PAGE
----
July 21, 2012. 11:30AM Eastern Standard Time
Having just completed a morning of offering spiritual direction to 8-day retreatants, it was time to get my morning internet fix. Alright, it was time to check Facebook. What I didn’t know, what I couldn’t have known, was that the night before a gunman had opened fire into a theatre in Aurora, Colorado, killing a dozen people and wounded many more. And Facebook was full of reactions.
Most were simply reactions of pain and confusion, notations of prayers, thoughts, and memorial ribbons. But more than a few had something to say about the cause of the tragedy. “This is what gun-free zones create,” declared one Facebook friend, “places where law-abiding citizens can’t defend themselves from criminals.” Another took the opposite tack: “What is wrong with Americans?! How can people keep defending gun ownership when something like this happens?” A third friend relied on YouTube and the satire of British comedian Eddie Izzard’s “Guns don’t kill people, people do… but I think the gun helps!” to add to the conversation.
Having spent the morning listening to others’ prayer, it will not surprise that I came to such statements a little raw. My first reaction after being plunged into the pain and frustration brought on by the news of the shooting was to react fast, to plaster my own opinion about guns and gun control on my Facebook status and to furiously “like” and share everything that seemed to agree with what I happened to think.
My second reaction was better: too soon, I thought. Too terribly, awfully, soon.
Scanning my Facebook feed at 11:30 AM Eastern Standard Time, I was reading reactions to a shooting that had happened some nine hours earlier. Nine hours. Not even an hour had elapsed for each death, and already I was indulging in speculations about cause and effect, questions of policy and politics. And this is a problem for me.
I have no idea what was in my friends’ hearts as they posted the things that they did. That’s for them to assess. But I do know what was going on in my own heart, which was simply this: I didn’t want to absorb the tragedy. I didn’t want to face more vulnerability, the pain and sorrow I would have to confront to pray with the victims. I didn’t want to acknowledge, interiorly, that 12 people were dead in an apparently senseless act of violence. It was easier, far easier, to sit at my computer and rail about questions of gun control policy, or to question what small children were doing at a midnight showing of a movie. At a time when I knew good and well that I didn’t like what I was feeling, it was easier, far easier, to think than to feel.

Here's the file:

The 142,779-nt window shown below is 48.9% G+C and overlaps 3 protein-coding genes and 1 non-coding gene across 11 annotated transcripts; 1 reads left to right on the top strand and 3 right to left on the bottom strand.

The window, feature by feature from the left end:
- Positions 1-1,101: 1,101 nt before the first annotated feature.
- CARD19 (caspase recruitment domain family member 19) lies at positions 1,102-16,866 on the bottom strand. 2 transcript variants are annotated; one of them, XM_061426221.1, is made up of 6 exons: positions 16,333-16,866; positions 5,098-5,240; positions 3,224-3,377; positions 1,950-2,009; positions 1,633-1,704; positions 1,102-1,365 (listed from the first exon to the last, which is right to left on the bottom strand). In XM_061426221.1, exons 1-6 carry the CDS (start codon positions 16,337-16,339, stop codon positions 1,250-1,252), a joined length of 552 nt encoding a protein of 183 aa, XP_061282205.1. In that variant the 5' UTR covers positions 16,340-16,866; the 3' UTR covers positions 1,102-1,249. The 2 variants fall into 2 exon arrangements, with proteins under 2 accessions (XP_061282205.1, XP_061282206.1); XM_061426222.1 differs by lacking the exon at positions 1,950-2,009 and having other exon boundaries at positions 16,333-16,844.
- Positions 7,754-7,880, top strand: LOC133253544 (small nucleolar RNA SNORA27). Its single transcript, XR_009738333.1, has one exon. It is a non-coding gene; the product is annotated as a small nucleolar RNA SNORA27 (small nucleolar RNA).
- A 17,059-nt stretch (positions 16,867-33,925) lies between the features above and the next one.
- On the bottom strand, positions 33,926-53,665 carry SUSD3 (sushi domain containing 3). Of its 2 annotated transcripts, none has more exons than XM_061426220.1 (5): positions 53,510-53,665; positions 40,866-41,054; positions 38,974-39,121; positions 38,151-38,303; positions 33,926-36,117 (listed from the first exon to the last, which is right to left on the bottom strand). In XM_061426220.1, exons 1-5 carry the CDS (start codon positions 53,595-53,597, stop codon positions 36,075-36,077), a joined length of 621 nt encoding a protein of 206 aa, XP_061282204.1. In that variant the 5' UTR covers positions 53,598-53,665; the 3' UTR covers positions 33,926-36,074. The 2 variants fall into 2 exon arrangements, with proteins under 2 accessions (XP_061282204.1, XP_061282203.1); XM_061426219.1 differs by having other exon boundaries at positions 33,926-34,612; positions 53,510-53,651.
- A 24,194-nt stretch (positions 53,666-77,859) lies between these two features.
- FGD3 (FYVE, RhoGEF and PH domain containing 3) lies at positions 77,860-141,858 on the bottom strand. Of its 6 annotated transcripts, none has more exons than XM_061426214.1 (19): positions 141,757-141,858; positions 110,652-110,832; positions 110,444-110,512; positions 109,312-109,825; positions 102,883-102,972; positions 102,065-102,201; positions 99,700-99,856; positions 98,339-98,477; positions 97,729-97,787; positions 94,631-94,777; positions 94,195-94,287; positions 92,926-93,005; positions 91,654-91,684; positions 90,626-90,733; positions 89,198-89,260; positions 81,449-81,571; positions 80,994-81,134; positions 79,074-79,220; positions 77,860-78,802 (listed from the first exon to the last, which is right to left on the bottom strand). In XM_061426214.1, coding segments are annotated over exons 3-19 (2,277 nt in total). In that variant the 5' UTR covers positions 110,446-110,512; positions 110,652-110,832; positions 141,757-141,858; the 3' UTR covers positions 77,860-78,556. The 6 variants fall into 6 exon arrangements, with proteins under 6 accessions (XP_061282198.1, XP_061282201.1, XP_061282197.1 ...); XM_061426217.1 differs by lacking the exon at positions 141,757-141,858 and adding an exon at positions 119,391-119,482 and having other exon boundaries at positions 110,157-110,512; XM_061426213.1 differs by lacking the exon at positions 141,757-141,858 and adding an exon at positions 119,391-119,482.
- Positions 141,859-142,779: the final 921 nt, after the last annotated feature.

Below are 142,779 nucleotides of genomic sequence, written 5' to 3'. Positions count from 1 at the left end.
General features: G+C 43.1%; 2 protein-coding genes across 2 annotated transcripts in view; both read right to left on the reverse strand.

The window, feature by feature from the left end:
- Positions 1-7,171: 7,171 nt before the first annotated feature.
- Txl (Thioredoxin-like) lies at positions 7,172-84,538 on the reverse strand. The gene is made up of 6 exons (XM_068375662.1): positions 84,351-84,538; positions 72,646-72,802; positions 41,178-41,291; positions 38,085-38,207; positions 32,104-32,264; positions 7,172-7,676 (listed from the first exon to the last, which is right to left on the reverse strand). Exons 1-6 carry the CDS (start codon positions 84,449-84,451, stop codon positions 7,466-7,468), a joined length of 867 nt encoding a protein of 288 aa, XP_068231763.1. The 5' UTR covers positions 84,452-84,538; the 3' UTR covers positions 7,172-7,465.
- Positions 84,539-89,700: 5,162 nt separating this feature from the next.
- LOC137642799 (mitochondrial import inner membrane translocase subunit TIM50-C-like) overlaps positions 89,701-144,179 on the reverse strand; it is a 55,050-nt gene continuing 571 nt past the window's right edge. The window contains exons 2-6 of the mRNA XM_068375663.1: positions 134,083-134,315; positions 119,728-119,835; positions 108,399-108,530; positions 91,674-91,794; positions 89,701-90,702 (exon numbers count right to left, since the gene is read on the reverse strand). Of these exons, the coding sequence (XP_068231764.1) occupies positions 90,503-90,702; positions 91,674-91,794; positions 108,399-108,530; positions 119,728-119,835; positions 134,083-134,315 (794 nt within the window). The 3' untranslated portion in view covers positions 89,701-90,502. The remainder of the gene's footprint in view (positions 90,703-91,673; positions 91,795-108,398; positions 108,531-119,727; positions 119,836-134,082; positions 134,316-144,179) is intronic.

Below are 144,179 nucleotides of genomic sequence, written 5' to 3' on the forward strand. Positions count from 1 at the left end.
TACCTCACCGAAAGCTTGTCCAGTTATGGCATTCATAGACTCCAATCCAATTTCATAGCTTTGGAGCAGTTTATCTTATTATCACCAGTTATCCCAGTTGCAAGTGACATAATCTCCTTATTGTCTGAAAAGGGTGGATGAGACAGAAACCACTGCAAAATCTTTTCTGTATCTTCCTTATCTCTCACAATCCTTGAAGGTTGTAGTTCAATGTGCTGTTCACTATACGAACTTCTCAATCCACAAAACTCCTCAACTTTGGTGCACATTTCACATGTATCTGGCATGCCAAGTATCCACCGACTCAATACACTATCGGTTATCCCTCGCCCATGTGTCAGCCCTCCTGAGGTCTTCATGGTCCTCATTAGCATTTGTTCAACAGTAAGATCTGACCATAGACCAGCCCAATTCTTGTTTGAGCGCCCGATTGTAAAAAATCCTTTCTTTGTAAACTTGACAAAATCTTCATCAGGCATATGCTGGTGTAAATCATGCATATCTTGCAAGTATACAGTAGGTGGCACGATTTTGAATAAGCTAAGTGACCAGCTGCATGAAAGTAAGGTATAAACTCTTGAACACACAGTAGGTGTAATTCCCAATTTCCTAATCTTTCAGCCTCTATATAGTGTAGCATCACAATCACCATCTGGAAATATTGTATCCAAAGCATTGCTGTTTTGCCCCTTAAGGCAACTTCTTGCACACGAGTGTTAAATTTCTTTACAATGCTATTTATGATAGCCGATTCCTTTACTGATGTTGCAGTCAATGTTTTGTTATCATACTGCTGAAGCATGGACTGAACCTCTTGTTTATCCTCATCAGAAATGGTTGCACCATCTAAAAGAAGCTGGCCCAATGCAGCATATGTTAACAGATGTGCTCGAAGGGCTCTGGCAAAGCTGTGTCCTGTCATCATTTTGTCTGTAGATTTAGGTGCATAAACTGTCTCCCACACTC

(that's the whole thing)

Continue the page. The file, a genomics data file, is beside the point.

I have opinions on lots of things. And as it turns out I have pretty strong opinions about gun policy and questions of violence. And social discourse is a good thing, a necessary thing even. And there is a time and a place to share my thoughts and opinions. But. But that time is not nine hours after a tragedy on this scale. And for this reason: when my first reaction is to think, to return to the familiar grounds of argument and policy, then I risk losing sight of the humanity of the victims of this terrible crime. Rather than letting myself experience some faint echo of the pain and confusion of the victims, and their families, and the Aurora community, instead I reduce the deaths of human beings to an instrument, a punchline for my preexisting opinion.
Reacting is easy. It’s harder for me to let myself feel pain, to ask the insoluble question: “Where is God in all this?” But taking a breath and entering that experience is also the only way that I even have a chance of engaging an event that includes the most important parts of my humanity.